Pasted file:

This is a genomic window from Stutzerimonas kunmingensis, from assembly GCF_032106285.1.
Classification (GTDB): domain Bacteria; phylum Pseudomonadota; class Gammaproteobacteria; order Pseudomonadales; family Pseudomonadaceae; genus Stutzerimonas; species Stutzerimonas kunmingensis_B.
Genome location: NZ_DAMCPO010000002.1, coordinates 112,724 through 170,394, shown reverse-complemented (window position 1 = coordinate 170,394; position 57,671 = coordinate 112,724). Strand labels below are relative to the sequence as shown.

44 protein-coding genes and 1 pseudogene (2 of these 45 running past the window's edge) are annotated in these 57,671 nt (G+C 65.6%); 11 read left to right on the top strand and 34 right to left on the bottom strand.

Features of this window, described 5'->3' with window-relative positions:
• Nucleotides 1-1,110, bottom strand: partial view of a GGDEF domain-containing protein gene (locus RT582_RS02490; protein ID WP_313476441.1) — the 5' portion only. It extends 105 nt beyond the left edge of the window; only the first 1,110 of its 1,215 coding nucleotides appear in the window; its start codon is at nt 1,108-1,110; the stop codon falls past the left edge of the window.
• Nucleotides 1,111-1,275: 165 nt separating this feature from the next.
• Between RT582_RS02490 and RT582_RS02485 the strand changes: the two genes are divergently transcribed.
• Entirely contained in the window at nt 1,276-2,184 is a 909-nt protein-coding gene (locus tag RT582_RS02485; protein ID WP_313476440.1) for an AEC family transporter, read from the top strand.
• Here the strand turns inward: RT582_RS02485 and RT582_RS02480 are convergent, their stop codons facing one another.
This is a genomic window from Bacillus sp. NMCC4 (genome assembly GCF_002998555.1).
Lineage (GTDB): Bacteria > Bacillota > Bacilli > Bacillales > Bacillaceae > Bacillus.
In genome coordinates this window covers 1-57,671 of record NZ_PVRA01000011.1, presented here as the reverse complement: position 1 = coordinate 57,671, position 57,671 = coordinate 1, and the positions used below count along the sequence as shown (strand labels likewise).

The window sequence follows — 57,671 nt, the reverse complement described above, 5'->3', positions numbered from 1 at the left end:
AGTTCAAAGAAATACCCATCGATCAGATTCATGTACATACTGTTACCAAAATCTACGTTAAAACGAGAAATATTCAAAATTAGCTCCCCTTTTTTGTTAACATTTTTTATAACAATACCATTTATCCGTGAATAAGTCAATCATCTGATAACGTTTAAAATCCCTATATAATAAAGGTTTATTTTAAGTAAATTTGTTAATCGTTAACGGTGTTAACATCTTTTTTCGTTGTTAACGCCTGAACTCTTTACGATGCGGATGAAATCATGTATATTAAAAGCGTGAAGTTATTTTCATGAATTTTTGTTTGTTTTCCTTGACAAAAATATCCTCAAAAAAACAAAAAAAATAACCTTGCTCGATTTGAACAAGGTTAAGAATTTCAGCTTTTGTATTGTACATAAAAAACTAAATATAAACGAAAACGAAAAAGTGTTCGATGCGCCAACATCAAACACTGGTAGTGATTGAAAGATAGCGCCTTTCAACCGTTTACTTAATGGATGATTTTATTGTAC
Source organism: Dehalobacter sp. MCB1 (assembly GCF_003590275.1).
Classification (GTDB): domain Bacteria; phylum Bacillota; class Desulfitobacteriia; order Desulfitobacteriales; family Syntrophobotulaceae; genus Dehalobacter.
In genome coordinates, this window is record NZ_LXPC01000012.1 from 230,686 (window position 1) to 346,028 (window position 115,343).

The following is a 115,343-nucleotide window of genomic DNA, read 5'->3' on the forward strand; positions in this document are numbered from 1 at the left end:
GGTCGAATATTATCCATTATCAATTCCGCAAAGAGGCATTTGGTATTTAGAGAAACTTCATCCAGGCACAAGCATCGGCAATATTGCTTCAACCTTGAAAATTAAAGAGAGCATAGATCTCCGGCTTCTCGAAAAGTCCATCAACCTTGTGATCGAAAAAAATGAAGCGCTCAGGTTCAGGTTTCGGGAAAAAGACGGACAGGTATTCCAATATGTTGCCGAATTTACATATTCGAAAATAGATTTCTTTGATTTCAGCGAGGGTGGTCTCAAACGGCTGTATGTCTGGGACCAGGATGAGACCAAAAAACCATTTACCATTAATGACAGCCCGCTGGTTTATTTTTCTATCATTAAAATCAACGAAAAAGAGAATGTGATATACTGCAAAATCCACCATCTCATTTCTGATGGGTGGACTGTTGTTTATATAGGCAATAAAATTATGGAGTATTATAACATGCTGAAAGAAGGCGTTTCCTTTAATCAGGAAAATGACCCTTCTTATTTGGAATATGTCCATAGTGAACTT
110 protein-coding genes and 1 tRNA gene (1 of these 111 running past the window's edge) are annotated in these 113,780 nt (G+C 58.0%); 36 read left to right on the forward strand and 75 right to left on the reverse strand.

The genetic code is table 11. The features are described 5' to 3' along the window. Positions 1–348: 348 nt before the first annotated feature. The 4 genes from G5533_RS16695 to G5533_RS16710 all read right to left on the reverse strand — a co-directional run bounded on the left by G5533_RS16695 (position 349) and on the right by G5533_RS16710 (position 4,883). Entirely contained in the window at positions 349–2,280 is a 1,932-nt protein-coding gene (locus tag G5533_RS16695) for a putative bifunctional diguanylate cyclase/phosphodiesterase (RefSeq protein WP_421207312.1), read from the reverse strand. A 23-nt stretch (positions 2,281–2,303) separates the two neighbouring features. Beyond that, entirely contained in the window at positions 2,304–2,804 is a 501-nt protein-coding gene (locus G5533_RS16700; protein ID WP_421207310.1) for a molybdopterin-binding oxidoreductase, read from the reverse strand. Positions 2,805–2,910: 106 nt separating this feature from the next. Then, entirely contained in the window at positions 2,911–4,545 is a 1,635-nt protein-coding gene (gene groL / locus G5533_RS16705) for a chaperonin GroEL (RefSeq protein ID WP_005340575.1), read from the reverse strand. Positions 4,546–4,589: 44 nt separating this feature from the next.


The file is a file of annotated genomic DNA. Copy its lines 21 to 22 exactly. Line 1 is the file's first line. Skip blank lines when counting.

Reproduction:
110 protein-coding genes and 1 tRNA gene (1 of these 111 running past the window's edge) are annotated in these 113,780 nt (G+C 58.0%); 36 read left to right on the forward strand and 75 right to left on the reverse strand.

The genetic code is table 11. The features are described 5' to 3' along the window. Positions 1–348: 348 nt before the first annotated feature. The 4 genes from G5533_RS16695 to G5533_RS16710 all read right to left on the reverse strand — a co-directional run bounded on the left by G5533_RS16695 (position 349) and on the right by G5533_RS16710 (position 4,883). Entirely contained in the window at positions 349–2,280 is a 1,932-nt protein-coding gene (locus tag G5533_RS16695) for a putative bifunctional diguanylate cyclase/phosphodiesterase (RefSeq protein WP_421207312.1), read from the reverse strand. A 23-nt stretch (positions 2,281–2,303) separates the two neighbouring features. Beyond that, entirely contained in the window at positions 2,304–2,804 is a 501-nt protein-coding gene (locus G5533_RS16700; protein ID WP_421207310.1) for a molybdopterin-binding oxidoreductase, read from the reverse strand. Positions 2,805–2,910: 106 nt separating this feature from the next. Then, entirely contained in the window at positions 2,911–4,545 is a 1,635-nt protein-coding gene (gene groL / locus G5533_RS16705) for a chaperonin GroEL (RefSeq protein ID WP_005340575.1), read from the reverse strand. Positions 4,546–4,589: 44 nt separating this feature from the next.